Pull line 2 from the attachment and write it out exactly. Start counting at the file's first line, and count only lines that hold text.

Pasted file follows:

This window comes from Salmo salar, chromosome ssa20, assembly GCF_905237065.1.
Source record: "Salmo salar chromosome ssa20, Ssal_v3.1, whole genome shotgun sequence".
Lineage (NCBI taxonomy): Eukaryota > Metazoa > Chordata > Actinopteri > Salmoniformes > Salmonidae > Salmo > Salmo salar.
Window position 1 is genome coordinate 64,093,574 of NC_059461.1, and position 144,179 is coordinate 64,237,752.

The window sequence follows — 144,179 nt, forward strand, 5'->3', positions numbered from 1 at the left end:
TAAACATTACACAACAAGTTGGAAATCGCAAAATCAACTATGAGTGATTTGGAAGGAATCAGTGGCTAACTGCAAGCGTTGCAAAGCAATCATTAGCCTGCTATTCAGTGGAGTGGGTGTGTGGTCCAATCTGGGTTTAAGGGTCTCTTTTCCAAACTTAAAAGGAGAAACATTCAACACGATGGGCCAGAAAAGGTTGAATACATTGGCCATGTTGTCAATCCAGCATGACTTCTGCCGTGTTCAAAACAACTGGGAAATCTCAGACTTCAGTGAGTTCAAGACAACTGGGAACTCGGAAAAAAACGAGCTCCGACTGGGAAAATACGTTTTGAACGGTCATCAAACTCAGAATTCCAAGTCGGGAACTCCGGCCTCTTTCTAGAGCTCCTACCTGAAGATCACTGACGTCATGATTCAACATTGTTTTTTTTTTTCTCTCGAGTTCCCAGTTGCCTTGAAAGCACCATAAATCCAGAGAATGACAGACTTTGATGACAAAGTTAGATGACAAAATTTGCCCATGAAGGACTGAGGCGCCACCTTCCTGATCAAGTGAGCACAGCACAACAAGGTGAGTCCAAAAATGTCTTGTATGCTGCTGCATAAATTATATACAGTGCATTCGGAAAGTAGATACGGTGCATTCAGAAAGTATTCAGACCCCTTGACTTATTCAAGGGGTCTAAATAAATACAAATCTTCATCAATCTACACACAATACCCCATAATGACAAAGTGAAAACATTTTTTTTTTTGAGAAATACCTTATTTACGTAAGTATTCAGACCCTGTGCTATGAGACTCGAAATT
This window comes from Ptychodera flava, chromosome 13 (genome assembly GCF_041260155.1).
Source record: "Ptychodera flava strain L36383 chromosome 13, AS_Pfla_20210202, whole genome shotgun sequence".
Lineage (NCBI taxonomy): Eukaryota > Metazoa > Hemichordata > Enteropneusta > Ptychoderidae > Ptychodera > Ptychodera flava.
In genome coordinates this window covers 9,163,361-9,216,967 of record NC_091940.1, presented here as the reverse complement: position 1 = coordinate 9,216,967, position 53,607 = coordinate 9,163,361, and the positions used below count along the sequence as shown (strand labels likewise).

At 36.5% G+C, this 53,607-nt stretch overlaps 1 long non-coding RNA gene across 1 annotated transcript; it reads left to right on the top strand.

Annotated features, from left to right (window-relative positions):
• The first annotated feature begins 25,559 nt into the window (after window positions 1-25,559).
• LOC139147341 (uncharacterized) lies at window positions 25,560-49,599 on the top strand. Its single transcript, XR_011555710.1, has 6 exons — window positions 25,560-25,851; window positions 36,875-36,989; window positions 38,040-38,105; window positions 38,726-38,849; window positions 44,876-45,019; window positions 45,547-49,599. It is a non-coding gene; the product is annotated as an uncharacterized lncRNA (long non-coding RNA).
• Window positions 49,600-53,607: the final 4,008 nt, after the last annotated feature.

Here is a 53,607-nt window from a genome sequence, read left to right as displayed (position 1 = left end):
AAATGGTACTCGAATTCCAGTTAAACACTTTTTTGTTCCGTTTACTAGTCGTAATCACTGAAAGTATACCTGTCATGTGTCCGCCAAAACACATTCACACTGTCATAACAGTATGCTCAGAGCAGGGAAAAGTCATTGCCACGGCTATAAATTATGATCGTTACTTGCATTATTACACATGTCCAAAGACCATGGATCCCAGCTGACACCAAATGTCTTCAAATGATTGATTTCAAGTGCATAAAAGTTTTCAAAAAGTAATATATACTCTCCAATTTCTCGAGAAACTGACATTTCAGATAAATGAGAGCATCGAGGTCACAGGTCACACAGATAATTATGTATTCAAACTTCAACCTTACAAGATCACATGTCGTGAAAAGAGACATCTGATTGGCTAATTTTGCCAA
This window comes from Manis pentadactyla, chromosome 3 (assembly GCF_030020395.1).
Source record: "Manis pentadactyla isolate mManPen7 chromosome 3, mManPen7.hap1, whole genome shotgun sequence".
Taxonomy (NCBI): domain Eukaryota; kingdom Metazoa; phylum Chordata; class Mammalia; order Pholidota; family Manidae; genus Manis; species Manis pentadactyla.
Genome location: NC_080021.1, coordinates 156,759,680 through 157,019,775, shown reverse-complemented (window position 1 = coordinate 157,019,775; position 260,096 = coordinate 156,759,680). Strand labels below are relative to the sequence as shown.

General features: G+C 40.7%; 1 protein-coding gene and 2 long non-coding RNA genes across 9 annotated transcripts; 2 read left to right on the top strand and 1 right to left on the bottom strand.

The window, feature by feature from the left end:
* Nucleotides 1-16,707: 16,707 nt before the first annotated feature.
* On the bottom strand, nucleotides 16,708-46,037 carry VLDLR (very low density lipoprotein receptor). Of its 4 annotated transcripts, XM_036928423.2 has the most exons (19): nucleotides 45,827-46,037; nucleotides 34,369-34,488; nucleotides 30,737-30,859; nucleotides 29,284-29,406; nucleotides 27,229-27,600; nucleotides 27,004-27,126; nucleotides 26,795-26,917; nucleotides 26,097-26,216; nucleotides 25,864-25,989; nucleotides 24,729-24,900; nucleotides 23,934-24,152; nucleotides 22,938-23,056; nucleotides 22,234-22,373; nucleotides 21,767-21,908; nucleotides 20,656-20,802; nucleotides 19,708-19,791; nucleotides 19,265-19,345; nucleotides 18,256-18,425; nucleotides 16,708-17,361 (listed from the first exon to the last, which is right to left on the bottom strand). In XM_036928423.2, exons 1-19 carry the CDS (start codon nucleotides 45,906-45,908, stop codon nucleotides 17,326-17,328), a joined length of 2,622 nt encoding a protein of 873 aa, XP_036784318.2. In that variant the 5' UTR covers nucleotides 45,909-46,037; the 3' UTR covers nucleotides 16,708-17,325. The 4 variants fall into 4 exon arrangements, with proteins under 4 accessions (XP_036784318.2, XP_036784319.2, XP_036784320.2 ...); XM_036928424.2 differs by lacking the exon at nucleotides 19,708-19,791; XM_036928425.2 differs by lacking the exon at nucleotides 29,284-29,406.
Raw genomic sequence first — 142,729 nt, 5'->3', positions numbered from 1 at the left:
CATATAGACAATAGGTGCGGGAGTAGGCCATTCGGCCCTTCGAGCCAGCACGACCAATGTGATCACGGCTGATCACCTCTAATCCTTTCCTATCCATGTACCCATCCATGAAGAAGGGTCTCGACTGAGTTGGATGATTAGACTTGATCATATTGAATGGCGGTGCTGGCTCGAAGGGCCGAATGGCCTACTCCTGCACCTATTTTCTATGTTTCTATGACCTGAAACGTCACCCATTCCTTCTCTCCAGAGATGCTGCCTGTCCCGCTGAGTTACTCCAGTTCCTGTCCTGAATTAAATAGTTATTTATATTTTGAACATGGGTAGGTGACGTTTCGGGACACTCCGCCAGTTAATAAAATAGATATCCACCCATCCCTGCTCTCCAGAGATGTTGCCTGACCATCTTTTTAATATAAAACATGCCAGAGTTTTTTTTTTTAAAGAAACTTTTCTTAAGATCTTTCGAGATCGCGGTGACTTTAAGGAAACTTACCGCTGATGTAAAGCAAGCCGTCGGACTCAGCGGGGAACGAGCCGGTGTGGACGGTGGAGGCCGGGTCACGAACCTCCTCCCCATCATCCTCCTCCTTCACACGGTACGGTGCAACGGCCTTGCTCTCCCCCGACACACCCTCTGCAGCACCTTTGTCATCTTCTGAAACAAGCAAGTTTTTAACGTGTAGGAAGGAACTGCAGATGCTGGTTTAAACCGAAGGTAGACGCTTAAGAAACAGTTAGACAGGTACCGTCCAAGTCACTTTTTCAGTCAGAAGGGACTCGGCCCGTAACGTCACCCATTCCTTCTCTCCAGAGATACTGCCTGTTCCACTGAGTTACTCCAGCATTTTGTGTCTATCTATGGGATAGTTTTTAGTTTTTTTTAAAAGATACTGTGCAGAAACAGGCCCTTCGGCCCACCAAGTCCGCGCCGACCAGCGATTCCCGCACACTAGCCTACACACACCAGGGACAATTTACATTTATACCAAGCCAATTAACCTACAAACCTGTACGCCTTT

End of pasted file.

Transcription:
Source record: "Salmo salar chromosome ssa20, Ssal_v3.1, whole genome shotgun sequence".